Reinforcement theory uses the consequences of an action to instill motivational values in an organization (McCuddy 2005). Under reinforcement theory, there exist four reinforcement tools to achieve desired values among workforce which are positive reinforcement, avoidance learning, punishment as well as extinction (Motivation n. d. ; Ferguson 2000; Samson & Daft 2005). Positive reinforcement and avoidance learning are pleasing results and the elimination of unlikable consequences following the employees fine performance or actions (McCuddy 2005).
Positive reinforcement includes impromptu praises to punctual workersand pay rise while one scenario of avoidance learning includes when a supervisor stops complaining when an employee’s work tend to consistently improve. Extinction and punishment are the act of withholding positive rewards and the imposition of undesired actions taken on employees following their unfavorable behaviors (Samson & Daft 2005, Ferguson 2000). Among the examples of extinction and punishment include withholding raises as well as warning an employee.
To create a motivated set of workers, the managers must always recognize their good work, and take rightful actions when employees’ performances deteriorate. A good example of a company which practices the expectancy theory is Intel, a leading technology company whose reward and recognition program is directly based performance and results (Anthony et al. 2002). An article on Intel (2002) revealed that the total compensation is made up of base pay, benefits, and results driven bonuses. An 8-week sabbatical with pay is also rewarded to loyal employees who served the company for more than 7 years (What Intel is and what it isn’t n. d. . In February, Intel would rank and rate each or its employees according to their individual performance. Although this may motivate those who have performed well, critics believe that this could set depression and stress among workers, hence hindering better performance in the future (Marsh 1998). Conclusively, this essay has outlined the importance of human resource management and motivating employees especially in improving company’s performance and overcoming obstacles as an organization. The challenges faced in dealing with these two aspects were also highlighted to show hurdles faced by managers to get a motivated workforce.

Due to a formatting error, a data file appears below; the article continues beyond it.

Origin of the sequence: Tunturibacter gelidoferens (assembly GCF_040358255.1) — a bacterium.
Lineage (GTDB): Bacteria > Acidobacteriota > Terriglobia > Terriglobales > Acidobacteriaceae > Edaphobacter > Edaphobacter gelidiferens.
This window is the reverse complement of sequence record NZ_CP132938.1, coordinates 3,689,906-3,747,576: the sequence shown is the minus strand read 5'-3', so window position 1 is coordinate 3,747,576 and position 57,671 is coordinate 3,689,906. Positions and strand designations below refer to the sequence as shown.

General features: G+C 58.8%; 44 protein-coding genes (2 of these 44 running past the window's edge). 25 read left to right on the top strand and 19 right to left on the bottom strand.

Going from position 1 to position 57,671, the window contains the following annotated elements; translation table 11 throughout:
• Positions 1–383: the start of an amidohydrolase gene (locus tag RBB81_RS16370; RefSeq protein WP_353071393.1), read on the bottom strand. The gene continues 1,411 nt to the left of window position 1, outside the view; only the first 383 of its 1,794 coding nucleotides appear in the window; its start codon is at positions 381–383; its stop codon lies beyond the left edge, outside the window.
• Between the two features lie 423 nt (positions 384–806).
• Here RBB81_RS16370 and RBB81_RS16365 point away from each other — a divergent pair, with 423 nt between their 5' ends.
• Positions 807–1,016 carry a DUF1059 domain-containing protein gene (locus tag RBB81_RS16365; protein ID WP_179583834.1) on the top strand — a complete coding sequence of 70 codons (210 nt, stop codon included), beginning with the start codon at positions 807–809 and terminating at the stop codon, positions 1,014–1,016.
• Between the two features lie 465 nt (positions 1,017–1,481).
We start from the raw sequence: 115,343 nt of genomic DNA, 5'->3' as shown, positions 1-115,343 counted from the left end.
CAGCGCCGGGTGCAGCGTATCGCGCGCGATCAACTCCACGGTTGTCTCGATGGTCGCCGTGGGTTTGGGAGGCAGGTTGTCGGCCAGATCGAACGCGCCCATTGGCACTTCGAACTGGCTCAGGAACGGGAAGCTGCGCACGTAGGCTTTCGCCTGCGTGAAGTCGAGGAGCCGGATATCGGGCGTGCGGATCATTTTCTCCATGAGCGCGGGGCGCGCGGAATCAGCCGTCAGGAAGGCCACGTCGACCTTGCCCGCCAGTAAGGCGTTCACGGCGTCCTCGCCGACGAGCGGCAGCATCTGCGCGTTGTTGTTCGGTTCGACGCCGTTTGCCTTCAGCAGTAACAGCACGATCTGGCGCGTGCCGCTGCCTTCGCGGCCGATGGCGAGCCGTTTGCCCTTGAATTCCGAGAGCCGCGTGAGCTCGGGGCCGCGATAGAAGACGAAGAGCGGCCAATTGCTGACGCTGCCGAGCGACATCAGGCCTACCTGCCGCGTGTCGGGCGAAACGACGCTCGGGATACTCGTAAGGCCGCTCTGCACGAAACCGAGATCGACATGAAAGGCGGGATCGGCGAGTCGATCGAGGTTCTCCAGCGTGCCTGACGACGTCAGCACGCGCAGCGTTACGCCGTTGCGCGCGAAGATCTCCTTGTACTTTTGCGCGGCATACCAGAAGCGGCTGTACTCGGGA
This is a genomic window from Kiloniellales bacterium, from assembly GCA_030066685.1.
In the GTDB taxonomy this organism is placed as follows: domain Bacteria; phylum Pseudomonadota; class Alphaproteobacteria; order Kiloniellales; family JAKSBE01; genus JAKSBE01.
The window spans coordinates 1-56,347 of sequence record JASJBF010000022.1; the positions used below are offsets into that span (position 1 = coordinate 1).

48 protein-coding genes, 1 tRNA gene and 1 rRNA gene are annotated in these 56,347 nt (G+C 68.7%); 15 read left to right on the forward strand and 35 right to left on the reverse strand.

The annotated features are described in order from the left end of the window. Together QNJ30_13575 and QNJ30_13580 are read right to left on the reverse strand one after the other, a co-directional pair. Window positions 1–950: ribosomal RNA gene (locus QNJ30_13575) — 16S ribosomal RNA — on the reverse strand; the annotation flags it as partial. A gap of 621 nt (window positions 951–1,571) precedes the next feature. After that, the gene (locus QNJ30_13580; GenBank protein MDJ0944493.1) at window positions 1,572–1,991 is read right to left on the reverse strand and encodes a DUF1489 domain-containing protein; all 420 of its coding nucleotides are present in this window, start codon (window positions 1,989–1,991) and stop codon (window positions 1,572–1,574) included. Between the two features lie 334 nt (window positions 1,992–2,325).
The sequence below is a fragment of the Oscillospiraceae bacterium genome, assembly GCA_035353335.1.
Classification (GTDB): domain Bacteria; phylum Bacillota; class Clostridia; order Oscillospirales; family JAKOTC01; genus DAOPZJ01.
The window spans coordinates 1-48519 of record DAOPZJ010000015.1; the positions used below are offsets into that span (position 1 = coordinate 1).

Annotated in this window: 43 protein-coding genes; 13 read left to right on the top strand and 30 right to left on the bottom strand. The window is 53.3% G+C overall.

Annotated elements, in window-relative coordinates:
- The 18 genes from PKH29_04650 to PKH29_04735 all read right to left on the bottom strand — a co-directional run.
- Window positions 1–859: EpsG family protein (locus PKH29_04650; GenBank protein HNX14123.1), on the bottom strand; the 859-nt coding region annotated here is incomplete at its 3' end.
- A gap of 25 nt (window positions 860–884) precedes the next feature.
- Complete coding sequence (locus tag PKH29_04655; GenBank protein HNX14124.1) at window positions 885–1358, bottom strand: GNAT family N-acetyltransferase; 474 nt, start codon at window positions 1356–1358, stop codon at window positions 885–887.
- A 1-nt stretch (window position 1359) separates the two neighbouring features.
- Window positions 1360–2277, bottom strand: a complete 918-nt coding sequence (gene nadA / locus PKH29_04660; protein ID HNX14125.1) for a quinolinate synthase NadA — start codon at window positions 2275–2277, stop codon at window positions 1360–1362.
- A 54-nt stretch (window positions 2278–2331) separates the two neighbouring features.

However, effective strategies have been discussed to overcome the challenges and help managers build a dynamic workforce, motivated to achieving their greatest performance. All in all, human resource management, in general, and motivating employees in particular are two important keys towards a holistically better organization. (1788 words) Reference: 1. Samson, Danny & Draft, Richard L. (2005) Second Pacific Rim Edition : Management, Thomson, Melbourne 2. The Econonomist (January 29th, 2005), Toyota : The Car Company in Front, Australia 3. Samson, D. (2006) Managing People and Organization Lecture 5, The University of Melbourne, Australia 4.
McKanic, Arlene (2005) Maximizing Employee Performance, Vol. 35, Iss. 7; p. 54, Black Enterprise, New York. http://proquest. umi. com. mate. lib. unimelb. edu. au/pqdweb? did=782908361&sid=3&Fmt=4&clientId=1423&RQT=309&VName=PQD 5. Garmegger, Tim & Shemmer, Lynn (1998) Rich in culture, rich in profits, Vol 75, Iss. 10; p. 1, HR Focus, New York http://proquest. umi. com. mate. lib. unimelb. edu. au/pqdweb? did=35174653&sid=4&Fmt=3&clientId=14623&RQT=309&VName=PQD 6. Anthony, W. Kacmar, K Perrewe, P (2002) Human Resource Management ??? A strategc approach, Harcourt College Publishers, Philadelphia 7.
Kotter, J. P. (2001) What Leaders Really Do, Harvard Business Review, USA. 8. Conlon, Maurice (2003) British Medical Journal, Vol. 327, Iss. 7411; p. 389 http://proquest. umi. com. mate. lib. unimelb. edu. au/pqdweb? did=4295271&sid=4&Fmt=4&clientId=14623&RQT=309&VName=PQD 9. James, David (1998) Global Reach finds prejudice everywhere, Business Review Weekly, http://www. brw. com. au 10. What Intel is and what it isn’t, n. d. 11. Gray, Sky & Roberts, Nina (2003) Culture, competency and risk management: where will the three meet? Vol. 76 Iss. 6; p. 50, Martinsville http://proquest. mi. com. mate. lib. unimelb. edu. au/pqdweb? did=535370391=3=4=14623=309=PQD 12. Katz, Mia (2003)The current state of diversity training Vol. 55 Iss. 6 pg 26, Kansas City http://proquest. umi. com. mate. lib. unimelb. edu. au/pqdweb? did=482411891=3=4=14623=309=PQD 13. Motivation, n. d. http://www. acad. polyu. edu. hk/~msklma/OM/motivation. html 14. Mc Cuddy, Michael (2005) Core Concepts of Organizational Behavior, Valparaiso University 15. Lusthaus, Charles et. Al (2002) Organizational Assessment,